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Opinions of Sunday, 12 March 2017

Columnist: Amoakohene Frank

Growing up in Ghana

Life involves different forms of transitions from one stage to the other. More importantly, whatever one becomes in this life has everything to do with the kind of environment he found himself. I was born and bred in the Republic of Ghana, a West African state bordered by Togo to the east, Ivory Coast to the West, Burkina Faso to the north and the Gulf of Guinea to the south.

I grew up within an era where constitutional democracy was accepted and practiced for the governance of the country, subsequent to decades of alternating military and civilian regimes. I was born in 1990 at Nsuta-Asuafu, a town in the Ashanti region of Ghana. I am the third born of my parents, with 8 siblings to a father who was a teacher and a self-employed mother.

My struggle growing up is quite foreseeable considering the large family size I had, but as the Akan adage goes, “Obi nim obrmpong ashyase” (the beginning of greatness is unpredictable) so I always believed in the future. My dad being a teacher was very particular about education related matters and did all within his powers to ensure that I together with my siblings attain the best form of education. He taught us after school and ensured that we completed our assignments before allowed to go to bed.

Raised in a Christian home, I was brought up to respect humanity, commit to anything I find myself doing and ultimately, seek the hand of God in everything that I did. Admittedly, these values have contributed most to the heights I have attained so far as my life is concerned.

During teenage, I developed interest and passion for the medical profession and strived restlessly towards becoming a renowned one. I am currently a Medical Laboratory Scientist and a Medical Student pursuing the Graduate Entry Medical Program (GEMP) of the University of Ghana - exactly within the very professional area I have loved profoundly.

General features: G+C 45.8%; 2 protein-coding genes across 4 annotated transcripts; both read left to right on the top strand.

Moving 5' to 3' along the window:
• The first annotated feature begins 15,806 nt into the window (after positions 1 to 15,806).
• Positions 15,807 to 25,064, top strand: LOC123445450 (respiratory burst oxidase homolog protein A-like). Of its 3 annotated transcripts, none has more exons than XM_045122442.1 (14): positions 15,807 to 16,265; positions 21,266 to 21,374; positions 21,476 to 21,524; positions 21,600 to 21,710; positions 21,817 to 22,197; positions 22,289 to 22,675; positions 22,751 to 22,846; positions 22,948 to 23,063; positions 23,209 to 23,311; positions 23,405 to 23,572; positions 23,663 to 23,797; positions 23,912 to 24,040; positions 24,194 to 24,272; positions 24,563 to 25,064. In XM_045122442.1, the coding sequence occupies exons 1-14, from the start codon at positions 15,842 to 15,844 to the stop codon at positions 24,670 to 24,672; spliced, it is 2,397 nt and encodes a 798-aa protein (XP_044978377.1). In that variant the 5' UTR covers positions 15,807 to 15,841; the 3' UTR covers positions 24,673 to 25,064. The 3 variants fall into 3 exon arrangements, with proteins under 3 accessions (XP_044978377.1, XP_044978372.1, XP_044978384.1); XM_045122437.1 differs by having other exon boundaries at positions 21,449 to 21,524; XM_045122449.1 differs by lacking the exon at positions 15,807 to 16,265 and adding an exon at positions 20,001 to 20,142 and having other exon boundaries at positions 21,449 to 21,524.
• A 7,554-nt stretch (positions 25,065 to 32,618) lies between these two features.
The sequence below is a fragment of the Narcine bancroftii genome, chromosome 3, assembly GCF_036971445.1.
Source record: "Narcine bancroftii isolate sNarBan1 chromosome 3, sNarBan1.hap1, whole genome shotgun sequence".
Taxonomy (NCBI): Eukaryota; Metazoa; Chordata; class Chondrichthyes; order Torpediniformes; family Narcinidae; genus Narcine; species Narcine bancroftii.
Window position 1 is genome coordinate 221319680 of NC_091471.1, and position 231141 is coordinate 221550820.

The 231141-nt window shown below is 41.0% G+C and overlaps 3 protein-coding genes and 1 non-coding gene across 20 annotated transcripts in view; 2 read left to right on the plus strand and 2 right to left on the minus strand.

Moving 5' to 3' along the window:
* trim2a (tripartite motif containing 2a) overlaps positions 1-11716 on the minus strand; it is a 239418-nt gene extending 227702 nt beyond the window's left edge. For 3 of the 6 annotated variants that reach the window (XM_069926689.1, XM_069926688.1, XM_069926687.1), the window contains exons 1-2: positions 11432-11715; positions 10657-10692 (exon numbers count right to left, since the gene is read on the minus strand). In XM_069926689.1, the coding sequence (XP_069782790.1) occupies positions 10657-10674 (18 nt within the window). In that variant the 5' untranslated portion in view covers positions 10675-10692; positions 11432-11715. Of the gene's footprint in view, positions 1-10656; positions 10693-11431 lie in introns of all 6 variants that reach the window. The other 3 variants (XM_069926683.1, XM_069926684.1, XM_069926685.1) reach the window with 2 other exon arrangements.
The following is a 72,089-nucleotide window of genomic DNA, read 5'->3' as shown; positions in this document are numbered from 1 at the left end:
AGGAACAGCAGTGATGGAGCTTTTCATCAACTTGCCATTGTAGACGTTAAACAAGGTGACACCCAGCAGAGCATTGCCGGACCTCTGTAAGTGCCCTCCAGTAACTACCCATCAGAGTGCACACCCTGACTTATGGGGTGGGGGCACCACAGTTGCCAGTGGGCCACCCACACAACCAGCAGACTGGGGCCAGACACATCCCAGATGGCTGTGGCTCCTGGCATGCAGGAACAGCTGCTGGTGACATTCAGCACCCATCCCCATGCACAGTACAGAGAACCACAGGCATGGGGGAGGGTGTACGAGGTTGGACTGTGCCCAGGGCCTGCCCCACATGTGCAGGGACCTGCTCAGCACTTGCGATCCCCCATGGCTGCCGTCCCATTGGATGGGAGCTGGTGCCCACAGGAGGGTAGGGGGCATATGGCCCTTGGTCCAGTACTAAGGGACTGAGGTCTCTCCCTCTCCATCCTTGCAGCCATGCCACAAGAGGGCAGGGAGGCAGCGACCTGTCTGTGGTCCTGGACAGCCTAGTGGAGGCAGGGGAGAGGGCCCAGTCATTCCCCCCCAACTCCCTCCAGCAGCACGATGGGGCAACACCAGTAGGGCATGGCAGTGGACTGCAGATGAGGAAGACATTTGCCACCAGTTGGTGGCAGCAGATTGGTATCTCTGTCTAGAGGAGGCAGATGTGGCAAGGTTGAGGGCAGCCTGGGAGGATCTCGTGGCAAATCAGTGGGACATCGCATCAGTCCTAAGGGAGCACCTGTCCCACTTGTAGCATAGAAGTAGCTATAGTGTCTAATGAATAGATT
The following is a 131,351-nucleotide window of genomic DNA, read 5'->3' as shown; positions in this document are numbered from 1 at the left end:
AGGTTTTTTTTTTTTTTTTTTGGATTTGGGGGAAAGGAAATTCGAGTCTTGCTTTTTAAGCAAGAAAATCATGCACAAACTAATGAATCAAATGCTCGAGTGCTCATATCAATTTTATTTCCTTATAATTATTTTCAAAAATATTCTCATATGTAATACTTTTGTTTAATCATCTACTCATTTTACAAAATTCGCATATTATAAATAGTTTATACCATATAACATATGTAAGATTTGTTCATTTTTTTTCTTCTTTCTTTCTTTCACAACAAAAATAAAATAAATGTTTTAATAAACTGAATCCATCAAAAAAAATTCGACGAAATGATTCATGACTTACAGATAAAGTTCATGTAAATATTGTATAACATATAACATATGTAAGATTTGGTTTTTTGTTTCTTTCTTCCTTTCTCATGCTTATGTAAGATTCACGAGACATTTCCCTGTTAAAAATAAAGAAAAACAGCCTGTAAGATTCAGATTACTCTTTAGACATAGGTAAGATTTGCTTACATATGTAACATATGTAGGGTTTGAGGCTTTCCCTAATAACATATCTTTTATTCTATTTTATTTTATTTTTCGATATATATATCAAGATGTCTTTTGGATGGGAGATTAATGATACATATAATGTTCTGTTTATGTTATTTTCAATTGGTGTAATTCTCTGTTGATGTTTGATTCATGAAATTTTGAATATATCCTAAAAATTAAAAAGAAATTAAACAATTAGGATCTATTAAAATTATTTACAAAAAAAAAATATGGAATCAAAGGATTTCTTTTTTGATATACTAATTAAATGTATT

I must say that Ghana is a country where opportunities exist for all persons to become whatever they wish to become. However, one of the few challenges that ensue is the lack of access to educational carrier tutelage to assist the youth make the right educational decisions. I had to survive the tough way as I lost my dad after high school. He served not only as my father and guardian, but importantly as my educational advisor because he was a teacher. However, I was fortunate that my uncle and my elder siblings played his roles after his demise; a testimony of “agya bi wu a agya bi te ase (the raising of children is a communal responsibility) as believed in my Akan tradition. With this experience, I also learnt and have always strived to offer any support within my capacity to people I come across in life who may be in need, not only because I know the importance of giving, but also that I know how it feels not to have.

At the University level, I have actively participated in students’ leadership, serving as President for my school, college and also as President of the National Health Students' Association of Ghana (NAHSAG). Unquestionably in Ghana, there are avenues through which even as students, we could influence and help sharpen national policies. Youth participation in politics and governance for that matter has seen tremendous improvements over the years. Aside contributions made by youth and student leaders from the student’s front and other youth societies, successive Governments have been spectacular at incorporating the youth in their Governments. Young men and women here in Ghana, some as young as 23 years, have had the opportunity to serve their country as Members of Parliament, Deputy Ministers of State, Chief Executive Officers, and in other key political offices. These are very inspiring and drive me to do more and attain similar heights in pursuance of my desire to help build mother Ghana and make Her great and strong.

Beyond the approbation on Ghana’s progress over the years, my greatest worry as a youth of Ghana has been the increasing level of graduate unemployment and rise in the cost of education. I am of the opinion that our educational policies and directions are pretty off our core needs as a country, making it not operable enough for young graduates to directly translate knowledge acquired in school into societal services that may earn them some income. I therefore place a call on all and sundry to take particular interest in ensuring reforms in our educational and employment/labor sectors even as we surge on after Ghana’s 60th year.

Amoakohene has always been glad and proud of his country. Yes, there are difficult moments everyone experiences growing up, but so are there memorable moments. I took mine as life lessons and experiences to becoming a better person. Yes! I took them as lessons to make me resilient enough to face the world as it is!

Ghana has all you need to become successful as a youth! Ghana has all the opportunities required to give you the best future. Just keep focused and committed to everything you find yourself doing.

I love my country!

Long live mother Ghana

God bless us all.

By: Amoakohene Frank
University of Ghana School of Medicine and Dentistry